Small Town Photo Feature
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Glacial Views: Alaska's Glacier Bay 2019
Irony and hypocrisy was thick as big-city smog as luxury cruise ships, each carrying several thousand people, trailed caravan-style into Glacier Bay, Alaska to watch big chunks of ancient ice submit to global excess. Photos taken by Dave Dale off Holland America's Nieuw Amsterdam May 23, 2019. The pic of the Celebrity Solstice was taken in either Juneau or Skagway, its emissions slightly more visible than three other ships seen that week. It's been reported that a mid-size cruise ship emits as much pollution as 1 million vehicles each voyage (according to a study of diesel fuel usage looking at European cruise ships published in 2017, while noting that regulation and emission control technology varies on ships.)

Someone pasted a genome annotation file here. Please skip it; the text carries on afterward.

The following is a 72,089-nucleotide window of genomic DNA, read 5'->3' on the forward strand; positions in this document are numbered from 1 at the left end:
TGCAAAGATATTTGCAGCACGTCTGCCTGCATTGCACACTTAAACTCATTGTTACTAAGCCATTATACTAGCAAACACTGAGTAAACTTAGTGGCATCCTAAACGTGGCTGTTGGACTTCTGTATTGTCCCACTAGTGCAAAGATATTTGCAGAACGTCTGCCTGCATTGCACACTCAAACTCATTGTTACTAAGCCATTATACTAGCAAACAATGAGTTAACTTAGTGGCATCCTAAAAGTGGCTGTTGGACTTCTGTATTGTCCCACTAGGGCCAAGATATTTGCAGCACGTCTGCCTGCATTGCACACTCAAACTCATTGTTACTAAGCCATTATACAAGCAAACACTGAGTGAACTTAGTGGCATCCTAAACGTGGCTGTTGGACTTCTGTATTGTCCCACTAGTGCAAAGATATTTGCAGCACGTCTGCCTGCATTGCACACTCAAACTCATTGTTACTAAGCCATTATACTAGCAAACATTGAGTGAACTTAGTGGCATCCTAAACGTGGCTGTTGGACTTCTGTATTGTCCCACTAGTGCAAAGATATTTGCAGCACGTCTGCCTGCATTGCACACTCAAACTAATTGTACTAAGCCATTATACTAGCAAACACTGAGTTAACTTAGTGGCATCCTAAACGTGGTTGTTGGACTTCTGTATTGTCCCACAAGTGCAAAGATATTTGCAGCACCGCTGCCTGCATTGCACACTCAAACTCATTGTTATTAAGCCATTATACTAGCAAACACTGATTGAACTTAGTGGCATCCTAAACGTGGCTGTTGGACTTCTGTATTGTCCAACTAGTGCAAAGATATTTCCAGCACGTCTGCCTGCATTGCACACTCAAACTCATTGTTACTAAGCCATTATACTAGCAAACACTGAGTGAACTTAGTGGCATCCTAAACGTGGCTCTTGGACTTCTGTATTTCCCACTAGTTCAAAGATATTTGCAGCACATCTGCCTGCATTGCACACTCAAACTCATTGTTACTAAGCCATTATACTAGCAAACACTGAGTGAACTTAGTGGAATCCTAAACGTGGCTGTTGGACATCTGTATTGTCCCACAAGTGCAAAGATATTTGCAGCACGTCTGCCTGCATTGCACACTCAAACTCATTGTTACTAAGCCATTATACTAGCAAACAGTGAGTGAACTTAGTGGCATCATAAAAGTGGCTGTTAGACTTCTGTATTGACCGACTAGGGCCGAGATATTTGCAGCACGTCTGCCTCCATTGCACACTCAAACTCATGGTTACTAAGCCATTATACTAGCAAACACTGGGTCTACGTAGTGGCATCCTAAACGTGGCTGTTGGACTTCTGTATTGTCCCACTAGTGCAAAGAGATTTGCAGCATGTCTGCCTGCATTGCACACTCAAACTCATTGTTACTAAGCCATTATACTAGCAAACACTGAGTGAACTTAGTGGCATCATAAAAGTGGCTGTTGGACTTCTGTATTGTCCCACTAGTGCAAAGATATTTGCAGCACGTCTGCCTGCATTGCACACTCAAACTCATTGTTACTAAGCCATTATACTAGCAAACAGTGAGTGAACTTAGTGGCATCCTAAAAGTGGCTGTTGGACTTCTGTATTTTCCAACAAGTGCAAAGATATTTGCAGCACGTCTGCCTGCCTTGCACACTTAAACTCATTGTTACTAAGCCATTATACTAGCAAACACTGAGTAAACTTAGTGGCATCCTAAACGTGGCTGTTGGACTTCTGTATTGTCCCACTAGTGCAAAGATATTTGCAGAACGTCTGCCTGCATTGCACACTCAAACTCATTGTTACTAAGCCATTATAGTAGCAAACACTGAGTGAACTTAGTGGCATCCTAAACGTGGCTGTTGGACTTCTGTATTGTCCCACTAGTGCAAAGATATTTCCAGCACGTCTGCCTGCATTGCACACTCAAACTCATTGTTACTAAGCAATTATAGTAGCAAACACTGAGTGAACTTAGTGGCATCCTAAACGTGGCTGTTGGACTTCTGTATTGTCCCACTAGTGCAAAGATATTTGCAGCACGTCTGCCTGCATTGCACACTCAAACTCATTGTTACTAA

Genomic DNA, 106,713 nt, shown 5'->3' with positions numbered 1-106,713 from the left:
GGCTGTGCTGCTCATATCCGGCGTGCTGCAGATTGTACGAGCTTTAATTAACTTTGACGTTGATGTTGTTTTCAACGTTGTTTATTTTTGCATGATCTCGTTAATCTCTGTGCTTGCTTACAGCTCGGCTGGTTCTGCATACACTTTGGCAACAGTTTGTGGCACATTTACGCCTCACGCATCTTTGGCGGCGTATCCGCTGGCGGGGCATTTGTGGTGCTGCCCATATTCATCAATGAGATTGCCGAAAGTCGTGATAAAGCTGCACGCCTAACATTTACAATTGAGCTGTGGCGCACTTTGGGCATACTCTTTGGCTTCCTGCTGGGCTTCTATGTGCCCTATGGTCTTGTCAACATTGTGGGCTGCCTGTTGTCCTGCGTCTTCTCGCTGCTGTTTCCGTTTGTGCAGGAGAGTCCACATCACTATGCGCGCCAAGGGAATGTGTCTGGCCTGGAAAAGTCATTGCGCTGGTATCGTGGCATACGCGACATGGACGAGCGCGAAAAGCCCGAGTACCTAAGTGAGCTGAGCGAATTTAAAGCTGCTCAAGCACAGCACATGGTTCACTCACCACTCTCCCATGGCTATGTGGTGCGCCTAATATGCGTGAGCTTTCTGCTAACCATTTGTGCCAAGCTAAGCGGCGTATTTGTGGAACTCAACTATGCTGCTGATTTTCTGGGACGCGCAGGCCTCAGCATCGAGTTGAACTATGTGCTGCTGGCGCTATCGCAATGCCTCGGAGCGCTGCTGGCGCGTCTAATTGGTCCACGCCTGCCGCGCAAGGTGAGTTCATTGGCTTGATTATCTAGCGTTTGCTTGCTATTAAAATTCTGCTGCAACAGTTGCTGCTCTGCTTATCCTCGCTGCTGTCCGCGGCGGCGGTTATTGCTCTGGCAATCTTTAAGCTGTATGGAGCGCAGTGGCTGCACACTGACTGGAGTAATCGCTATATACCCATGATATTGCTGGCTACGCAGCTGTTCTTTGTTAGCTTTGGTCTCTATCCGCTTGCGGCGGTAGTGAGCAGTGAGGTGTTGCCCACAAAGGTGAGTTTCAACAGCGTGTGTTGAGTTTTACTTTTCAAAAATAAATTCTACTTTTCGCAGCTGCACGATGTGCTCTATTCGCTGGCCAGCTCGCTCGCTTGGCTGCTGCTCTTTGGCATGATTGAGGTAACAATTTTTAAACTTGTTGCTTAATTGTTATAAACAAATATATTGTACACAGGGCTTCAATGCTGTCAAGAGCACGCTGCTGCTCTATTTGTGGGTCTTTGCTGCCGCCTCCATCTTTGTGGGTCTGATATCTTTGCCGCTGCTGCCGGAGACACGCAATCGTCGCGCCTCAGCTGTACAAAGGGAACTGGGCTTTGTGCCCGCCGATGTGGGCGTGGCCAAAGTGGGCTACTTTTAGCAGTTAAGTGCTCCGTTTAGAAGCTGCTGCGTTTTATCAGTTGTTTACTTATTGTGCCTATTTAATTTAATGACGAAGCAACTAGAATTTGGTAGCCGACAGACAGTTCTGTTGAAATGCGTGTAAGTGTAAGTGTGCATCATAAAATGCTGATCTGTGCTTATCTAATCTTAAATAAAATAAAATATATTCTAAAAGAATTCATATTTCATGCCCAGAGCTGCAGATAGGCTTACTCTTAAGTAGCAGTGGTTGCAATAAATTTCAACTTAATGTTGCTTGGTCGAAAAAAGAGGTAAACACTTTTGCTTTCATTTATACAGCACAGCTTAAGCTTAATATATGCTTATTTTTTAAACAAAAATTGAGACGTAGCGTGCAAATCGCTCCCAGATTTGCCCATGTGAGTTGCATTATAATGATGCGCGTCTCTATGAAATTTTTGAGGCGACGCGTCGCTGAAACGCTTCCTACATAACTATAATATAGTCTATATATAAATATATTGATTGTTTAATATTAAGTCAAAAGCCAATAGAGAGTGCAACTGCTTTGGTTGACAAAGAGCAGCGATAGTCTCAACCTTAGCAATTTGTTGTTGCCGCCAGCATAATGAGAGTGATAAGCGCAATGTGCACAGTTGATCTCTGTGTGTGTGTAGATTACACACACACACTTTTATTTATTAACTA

Light and shadow, movement and stillness
Every drop of light adds to the flood of photos that capture my eye every waking moment. I can't breathe without seeing a neatly cropped and naturally illuminated vision.
Sometimes I can't recreate it, the magic of the moment lost.
I go long times forcing myself to leave the camera alone and long times dragging it everywhere.
But every fall, I can't help myself and give it a whirl. The colours draw me in and the shadows hold me there.
Snapshots in time.
Dave Palangio shoots for the peak of action